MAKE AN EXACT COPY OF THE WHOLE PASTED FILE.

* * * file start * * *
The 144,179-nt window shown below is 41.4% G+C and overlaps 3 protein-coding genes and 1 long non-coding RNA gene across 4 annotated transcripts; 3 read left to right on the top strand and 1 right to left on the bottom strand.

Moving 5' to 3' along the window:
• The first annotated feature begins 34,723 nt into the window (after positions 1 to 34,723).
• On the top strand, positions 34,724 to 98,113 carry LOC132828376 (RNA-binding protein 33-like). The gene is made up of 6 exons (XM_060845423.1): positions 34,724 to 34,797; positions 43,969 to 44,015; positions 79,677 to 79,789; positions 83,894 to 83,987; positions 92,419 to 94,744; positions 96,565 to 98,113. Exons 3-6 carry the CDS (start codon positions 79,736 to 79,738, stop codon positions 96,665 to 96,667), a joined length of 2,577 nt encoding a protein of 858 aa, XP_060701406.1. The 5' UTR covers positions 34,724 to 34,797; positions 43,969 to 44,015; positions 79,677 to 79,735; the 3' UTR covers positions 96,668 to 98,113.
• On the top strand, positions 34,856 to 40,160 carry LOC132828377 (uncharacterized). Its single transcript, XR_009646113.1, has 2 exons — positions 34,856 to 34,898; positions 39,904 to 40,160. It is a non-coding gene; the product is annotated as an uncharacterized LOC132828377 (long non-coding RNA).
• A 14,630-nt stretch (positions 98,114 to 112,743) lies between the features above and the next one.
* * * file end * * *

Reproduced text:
The 144,179-nt window shown below is 41.4% G+C and overlaps 3 protein-coding genes and 1 long non-coding RNA gene across 4 annotated transcripts; 3 read left to right on the top strand and 1 right to left on the bottom strand.

Moving 5' to 3' along the window:
• The first annotated feature begins 34,723 nt into the window (after positions 1 to 34,723).
• On the top strand, positions 34,724 to 98,113 carry LOC132828376 (RNA-binding protein 33-like). The gene is made up of 6 exons (XM_060845423.1): positions 34,724 to 34,797; positions 43,969 to 44,015; positions 79,677 to 79,789; positions 83,894 to 83,987; positions 92,419 to 94,744; positions 96,565 to 98,113. Exons 3-6 carry the CDS (start codon positions 79,736 to 79,738, stop codon positions 96,665 to 96,667), a joined length of 2,577 nt encoding a protein of 858 aa, XP_060701406.1. The 5' UTR covers positions 34,724 to 34,797; positions 43,969 to 44,015; positions 79,677 to 79,735; the 3' UTR covers positions 96,668 to 98,113.
• On the top strand, positions 34,856 to 40,160 carry LOC132828377 (uncharacterized). Its single transcript, XR_009646113.1, has 2 exons — positions 34,856 to 34,898; positions 39,904 to 40,160. It is a non-coding gene; the product is annotated as an uncharacterized LOC132828377 (long non-coding RNA).
• A 14,630-nt stretch (positions 98,114 to 112,743) lies between the features above and the next one.